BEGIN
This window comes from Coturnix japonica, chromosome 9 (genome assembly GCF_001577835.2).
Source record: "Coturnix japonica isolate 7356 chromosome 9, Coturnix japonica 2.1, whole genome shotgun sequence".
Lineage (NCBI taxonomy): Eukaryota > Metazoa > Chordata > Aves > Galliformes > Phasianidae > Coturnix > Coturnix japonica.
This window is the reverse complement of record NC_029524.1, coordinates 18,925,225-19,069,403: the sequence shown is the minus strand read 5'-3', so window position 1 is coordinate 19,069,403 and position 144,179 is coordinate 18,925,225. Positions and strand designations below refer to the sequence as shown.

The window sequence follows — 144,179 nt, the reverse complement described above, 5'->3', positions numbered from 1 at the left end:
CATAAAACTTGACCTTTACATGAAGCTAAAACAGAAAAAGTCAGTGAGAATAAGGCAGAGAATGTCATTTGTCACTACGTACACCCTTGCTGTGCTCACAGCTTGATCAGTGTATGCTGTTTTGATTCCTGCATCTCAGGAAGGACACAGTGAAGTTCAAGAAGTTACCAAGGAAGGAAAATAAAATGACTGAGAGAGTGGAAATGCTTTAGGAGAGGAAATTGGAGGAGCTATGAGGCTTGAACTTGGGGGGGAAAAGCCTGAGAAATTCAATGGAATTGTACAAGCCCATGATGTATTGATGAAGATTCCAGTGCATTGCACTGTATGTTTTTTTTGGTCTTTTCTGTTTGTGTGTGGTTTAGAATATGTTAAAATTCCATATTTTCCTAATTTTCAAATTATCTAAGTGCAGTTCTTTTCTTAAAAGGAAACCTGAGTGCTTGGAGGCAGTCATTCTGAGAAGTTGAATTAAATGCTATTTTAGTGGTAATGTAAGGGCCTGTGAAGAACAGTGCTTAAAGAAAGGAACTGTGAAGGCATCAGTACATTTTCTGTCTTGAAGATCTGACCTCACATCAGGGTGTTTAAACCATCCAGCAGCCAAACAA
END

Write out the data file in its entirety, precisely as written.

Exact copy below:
This window comes from Coturnix japonica, chromosome 9 (genome assembly GCF_001577835.2).
Source record: "Coturnix japonica isolate 7356 chromosome 9, Coturnix japonica 2.1, whole genome shotgun sequence".
Lineage (NCBI taxonomy): Eukaryota > Metazoa > Chordata > Aves > Galliformes > Phasianidae > Coturnix > Coturnix japonica.
This window is the reverse complement of record NC_029524.1, coordinates 18,925,225-19,069,403: the sequence shown is the minus strand read 5'-3', so window position 1 is coordinate 19,069,403 and position 144,179 is coordinate 18,925,225. Positions and strand designations below refer to the sequence as shown.

The window sequence follows — 144,179 nt, the reverse complement described above, 5'->3', positions numbered from 1 at the left end:
CATAAAACTTGACCTTTACATGAAGCTAAAACAGAAAAAGTCAGTGAGAATAAGGCAGAGAATGTCATTTGTCACTACGTACACCCTTGCTGTGCTCACAGCTTGATCAGTGTATGCTGTTTTGATTCCTGCATCTCAGGAAGGACACAGTGAAGTTCAAGAAGTTACCAAGGAAGGAAAATAAAATGACTGAGAGAGTGGAAATGCTTTAGGAGAGGAAATTGGAGGAGCTATGAGGCTTGAACTTGGGGGGGAAAAGCCTGAGAAATTCAATGGAATTGTACAAGCCCATGATGTATTGATGAAGATTCCAGTGCATTGCACTGTATGTTTTTTTTGGTCTTTTCTGTTTGTGTGTGGTTTAGAATATGTTAAAATTCCATATTTTCCTAATTTTCAAATTATCTAAGTGCAGTTCTTTTCTTAAAAGGAAACCTGAGTGCTTGGAGGCAGTCATTCTGAGAAGTTGAATTAAATGCTATTTTAGTGGTAATGTAAGGGCCTGTGAAGAACAGTGCTTAAAGAAAGGAACTGTGAAGGCATCAGTACATTTTCTGTCTTGAAGATCTGACCTCACATCAGGGTGTTTAAACCATCCAGCAGCCAAACAA